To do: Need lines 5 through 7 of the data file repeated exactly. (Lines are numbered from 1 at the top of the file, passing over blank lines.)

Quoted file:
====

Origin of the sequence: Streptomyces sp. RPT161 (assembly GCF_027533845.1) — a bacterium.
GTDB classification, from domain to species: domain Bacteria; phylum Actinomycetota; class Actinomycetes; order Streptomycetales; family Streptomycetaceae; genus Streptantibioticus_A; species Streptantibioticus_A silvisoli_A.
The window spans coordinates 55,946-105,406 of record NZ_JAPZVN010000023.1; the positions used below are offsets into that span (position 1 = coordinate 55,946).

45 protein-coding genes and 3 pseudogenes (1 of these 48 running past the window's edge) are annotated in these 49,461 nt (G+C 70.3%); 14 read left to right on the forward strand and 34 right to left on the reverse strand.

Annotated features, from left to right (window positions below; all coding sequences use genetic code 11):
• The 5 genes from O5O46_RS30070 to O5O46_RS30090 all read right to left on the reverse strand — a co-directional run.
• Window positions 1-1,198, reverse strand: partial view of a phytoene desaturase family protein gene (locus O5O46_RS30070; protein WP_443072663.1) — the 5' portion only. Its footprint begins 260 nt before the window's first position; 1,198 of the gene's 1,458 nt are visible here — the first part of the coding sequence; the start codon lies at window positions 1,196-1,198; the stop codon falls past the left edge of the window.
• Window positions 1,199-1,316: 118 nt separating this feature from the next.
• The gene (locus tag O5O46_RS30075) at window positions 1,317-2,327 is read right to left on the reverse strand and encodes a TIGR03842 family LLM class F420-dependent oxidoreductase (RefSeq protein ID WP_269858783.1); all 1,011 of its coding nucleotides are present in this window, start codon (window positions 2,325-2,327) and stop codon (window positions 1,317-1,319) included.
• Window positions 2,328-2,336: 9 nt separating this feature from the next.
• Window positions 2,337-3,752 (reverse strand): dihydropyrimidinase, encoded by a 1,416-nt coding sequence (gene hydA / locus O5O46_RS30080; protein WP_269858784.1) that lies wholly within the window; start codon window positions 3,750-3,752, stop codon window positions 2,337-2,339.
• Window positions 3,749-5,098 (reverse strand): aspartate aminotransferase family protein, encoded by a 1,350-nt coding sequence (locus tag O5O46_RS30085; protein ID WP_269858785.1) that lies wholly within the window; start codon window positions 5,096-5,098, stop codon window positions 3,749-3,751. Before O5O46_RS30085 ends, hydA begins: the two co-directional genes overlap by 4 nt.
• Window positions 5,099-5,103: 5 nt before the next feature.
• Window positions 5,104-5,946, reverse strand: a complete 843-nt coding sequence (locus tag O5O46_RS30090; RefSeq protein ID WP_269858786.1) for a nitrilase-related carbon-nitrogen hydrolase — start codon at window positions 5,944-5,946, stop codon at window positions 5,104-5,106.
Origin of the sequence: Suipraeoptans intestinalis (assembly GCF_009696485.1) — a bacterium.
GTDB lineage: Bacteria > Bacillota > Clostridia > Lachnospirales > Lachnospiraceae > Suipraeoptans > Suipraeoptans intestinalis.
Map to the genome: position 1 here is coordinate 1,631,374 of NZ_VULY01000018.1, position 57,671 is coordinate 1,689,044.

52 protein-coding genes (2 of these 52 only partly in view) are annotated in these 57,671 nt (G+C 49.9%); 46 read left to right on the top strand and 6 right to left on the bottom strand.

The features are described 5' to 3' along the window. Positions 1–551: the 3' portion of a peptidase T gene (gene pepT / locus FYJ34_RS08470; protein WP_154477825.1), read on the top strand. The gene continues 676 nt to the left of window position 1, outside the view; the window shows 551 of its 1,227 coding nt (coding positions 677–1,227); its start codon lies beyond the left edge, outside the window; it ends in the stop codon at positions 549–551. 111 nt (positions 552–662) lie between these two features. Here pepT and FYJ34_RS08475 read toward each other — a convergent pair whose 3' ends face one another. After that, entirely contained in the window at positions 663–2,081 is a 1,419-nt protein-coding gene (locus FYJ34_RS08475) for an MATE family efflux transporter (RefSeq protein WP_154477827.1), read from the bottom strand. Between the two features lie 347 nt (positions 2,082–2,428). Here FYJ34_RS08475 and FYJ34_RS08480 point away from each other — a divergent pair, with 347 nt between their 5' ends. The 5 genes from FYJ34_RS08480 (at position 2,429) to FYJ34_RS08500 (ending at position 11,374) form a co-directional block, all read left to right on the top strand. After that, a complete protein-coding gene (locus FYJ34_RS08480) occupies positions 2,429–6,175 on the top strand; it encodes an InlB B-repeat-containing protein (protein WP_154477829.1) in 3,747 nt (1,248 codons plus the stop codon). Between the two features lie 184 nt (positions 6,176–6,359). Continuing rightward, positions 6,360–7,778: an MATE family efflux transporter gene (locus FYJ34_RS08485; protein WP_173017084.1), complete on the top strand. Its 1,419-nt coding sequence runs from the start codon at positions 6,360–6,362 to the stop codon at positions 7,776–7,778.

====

Annotated features, from left to right (window positions below; all coding sequences use genetic code 11):
• The 5 genes from O5O46_RS30070 to O5O46_RS30090 all read right to left on the reverse strand — a co-directional run.
• Window positions 1-1,198, reverse strand: partial view of a phytoene desaturase family protein gene (locus O5O46_RS30070; protein WP_443072663.1) — the 5' portion only. Its footprint begins 260 nt before the window's first position; 1,198 of the gene's 1,458 nt are visible here — the first part of the coding sequence; the start codon lies at window positions 1,196-1,198; the stop codon falls past the left edge of the window.